Amazed and terrified he stood silent, not daring to speak. Meanwhile the twelve changed places one after another, each at last returning to his own seat. Then from the midst of the flames arose the white-bearded old man and spoke thus sternly to the rich man:
“Woe unto the willful! Thy brother is virtuous, therefore have I blessed him. As for thee, thou are wicked, and so shalt not escape our vengeance.”
At these words the twelve arose. The first seized the unfortunate man, struck him, and passed him on to the second; the second also struck him and passed him on to the third; and so did they all in their turn, until he was given up to the old man, who disappeared with him into the fire.
Days, weeks, months went by, but the rich man never returned, and none knew what had become of him. I think, between you and me, the younger brother had his suspicions but he very wisely kept them to himself.
THE TWELVE MONTHS
ADAPTED BY ALEXANDER CHODSKO
There was once a widow who had two daughters, Helen, her own child by her dead husband, and Marouckla, his daughter by his first wife. She loved Helen, but hated the poor orphan, because she was far prettier than her own daughter. Marouckla did not think about her good looks, and could not understand why her stepmother should be angry at the sight of her. The hardest work fell to her share; she cleaned out the rooms, cooked, washed, sewed, spun, wove, brought in the hay, milked the cow, and all this without any help. Helen, meanwhile, did nothing but dress herself in her best clothes and go to one amusement after another. But Marouckla never complained; she bore the scoldings and bad temper of mother and sister with a smile on her lips, and the patience of a lamb. But this angelic behavior did not soften them. They became even more tyrannical and grumpy, for Marouckla grew daily more beautiful while Helen’s ugliness increased. So the stepmother determined to get rid of Marouckla, for she knew that while she remained her own daughter would have no suitors. Hunger, every kind of privation, abuse, every means was used to make the girl’s life miserable. The most wicked of men could not have been more mercilessly cruel than these two vixens. But in spite of it all Marouckla grew ever sweeter and more charming.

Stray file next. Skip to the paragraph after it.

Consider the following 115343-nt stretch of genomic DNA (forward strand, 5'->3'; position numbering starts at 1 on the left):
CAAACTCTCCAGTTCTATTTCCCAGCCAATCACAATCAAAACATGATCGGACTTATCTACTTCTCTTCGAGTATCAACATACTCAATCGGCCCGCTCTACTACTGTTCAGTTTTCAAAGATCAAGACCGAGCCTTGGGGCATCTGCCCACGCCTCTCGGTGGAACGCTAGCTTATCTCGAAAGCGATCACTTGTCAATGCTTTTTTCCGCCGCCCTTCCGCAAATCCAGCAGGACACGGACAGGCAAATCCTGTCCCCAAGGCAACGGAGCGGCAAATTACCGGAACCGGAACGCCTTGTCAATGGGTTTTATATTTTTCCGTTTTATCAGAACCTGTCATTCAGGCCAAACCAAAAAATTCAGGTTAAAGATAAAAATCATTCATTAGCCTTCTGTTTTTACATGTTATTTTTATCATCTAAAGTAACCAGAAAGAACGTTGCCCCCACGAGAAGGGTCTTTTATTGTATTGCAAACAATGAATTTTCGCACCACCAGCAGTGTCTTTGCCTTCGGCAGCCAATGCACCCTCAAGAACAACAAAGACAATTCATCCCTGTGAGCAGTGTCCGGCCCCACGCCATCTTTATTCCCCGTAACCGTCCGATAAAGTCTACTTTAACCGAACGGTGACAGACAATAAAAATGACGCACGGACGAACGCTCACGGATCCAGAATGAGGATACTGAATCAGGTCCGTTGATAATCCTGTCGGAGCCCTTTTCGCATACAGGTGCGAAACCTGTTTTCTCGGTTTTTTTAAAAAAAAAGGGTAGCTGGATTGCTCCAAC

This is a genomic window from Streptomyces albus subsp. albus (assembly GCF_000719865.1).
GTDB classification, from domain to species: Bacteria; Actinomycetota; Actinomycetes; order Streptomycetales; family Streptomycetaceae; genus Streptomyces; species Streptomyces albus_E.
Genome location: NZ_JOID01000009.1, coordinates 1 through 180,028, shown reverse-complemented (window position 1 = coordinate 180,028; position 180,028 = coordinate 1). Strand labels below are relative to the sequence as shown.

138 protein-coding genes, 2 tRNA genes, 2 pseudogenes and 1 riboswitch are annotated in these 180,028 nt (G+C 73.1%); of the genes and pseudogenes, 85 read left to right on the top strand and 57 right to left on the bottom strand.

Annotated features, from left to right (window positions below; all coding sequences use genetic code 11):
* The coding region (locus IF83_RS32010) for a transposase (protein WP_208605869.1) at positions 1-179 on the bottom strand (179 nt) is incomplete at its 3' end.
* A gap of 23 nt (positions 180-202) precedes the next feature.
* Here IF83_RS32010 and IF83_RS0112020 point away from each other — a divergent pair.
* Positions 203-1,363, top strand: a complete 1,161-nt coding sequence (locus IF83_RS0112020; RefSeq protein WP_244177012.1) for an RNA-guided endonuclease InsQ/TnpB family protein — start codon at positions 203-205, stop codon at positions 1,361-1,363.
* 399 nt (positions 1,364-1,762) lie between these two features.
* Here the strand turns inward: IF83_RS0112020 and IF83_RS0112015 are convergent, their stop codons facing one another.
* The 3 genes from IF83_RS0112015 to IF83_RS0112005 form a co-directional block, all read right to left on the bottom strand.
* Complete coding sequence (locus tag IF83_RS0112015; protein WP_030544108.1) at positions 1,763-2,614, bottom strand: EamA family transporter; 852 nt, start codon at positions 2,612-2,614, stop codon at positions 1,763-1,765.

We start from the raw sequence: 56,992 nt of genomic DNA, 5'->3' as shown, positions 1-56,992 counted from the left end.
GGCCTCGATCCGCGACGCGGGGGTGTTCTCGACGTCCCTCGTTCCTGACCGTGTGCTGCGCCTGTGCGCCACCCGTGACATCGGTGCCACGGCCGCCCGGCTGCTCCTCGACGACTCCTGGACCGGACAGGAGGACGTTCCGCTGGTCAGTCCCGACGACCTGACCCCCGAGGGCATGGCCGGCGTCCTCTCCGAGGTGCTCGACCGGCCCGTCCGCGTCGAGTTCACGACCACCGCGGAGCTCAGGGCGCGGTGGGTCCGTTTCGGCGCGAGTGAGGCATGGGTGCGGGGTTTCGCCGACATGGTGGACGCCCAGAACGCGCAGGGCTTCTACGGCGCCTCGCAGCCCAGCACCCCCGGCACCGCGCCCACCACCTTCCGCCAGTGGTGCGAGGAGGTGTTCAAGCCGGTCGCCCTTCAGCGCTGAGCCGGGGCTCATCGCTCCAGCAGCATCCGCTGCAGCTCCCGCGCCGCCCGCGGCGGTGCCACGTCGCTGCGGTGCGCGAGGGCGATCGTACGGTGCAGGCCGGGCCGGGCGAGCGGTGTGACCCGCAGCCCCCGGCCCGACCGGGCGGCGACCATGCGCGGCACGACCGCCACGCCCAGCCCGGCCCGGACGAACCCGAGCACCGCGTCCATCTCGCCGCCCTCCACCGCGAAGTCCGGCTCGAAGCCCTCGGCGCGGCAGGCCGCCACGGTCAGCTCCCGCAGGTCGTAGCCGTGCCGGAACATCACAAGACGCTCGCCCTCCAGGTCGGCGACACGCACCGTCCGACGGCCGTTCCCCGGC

One day in the middle of winter Helen wanted some wood-violets.
“Listen,” cried she to Marouckla; “you must go up the mountain and find me some violets, I want some to put in my gown; they must be fresh and sweet-scented—do you hear?”
“But, my dear sister, who ever heard of violets blooming in the snow?” said the poor orphan.
“You wretched creature! Do you dare to disobey me?” said Helen. “Not another word; off with you. If you do not bring me some violets from the mountain forest, I will kill you.”